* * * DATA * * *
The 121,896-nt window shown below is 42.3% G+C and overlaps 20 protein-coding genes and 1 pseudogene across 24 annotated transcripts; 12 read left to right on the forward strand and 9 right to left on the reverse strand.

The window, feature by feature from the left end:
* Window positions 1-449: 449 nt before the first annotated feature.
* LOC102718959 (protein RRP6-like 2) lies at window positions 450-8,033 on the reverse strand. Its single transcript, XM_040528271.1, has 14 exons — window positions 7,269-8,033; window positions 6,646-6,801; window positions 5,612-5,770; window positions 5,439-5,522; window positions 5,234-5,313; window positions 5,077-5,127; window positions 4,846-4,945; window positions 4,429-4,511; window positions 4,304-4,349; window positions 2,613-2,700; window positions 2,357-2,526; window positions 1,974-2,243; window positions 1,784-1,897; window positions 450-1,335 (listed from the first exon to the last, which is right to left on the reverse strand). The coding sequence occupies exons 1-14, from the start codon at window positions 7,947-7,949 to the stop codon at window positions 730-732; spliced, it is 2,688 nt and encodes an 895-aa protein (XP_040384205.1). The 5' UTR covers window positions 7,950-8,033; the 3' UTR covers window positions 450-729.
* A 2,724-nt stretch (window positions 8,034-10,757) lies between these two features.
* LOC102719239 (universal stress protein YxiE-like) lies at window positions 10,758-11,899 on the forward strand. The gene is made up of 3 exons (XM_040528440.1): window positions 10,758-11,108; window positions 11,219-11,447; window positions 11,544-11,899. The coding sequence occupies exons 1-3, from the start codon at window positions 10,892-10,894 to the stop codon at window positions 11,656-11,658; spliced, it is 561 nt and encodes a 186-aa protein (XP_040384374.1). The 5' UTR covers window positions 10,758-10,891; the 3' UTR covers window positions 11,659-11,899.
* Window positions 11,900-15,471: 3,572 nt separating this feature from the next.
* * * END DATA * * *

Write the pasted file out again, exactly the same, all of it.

The 121,896-nt window shown below is 42.3% G+C and overlaps 20 protein-coding genes and 1 pseudogene across 24 annotated transcripts; 12 read left to right on the forward strand and 9 right to left on the reverse strand.

The window, feature by feature from the left end:
* Window positions 1-449: 449 nt before the first annotated feature.
* LOC102718959 (protein RRP6-like 2) lies at window positions 450-8,033 on the reverse strand. Its single transcript, XM_040528271.1, has 14 exons — window positions 7,269-8,033; window positions 6,646-6,801; window positions 5,612-5,770; window positions 5,439-5,522; window positions 5,234-5,313; window positions 5,077-5,127; window positions 4,846-4,945; window positions 4,429-4,511; window positions 4,304-4,349; window positions 2,613-2,700; window positions 2,357-2,526; window positions 1,974-2,243; window positions 1,784-1,897; window positions 450-1,335 (listed from the first exon to the last, which is right to left on the reverse strand). The coding sequence occupies exons 1-14, from the start codon at window positions 7,947-7,949 to the stop codon at window positions 730-732; spliced, it is 2,688 nt and encodes an 895-aa protein (XP_040384205.1). The 5' UTR covers window positions 7,950-8,033; the 3' UTR covers window positions 450-729.
* A 2,724-nt stretch (window positions 8,034-10,757) lies between these two features.
* LOC102719239 (universal stress protein YxiE-like) lies at window positions 10,758-11,899 on the forward strand. The gene is made up of 3 exons (XM_040528440.1): window positions 10,758-11,108; window positions 11,219-11,447; window positions 11,544-11,899. The coding sequence occupies exons 1-3, from the start codon at window positions 10,892-10,894 to the stop codon at window positions 11,656-11,658; spliced, it is 561 nt and encodes a 186-aa protein (XP_040384374.1). The 5' UTR covers window positions 10,758-10,891; the 3' UTR covers window positions 11,659-11,899.
* Window positions 11,900-15,471: 3,572 nt separating this feature from the next.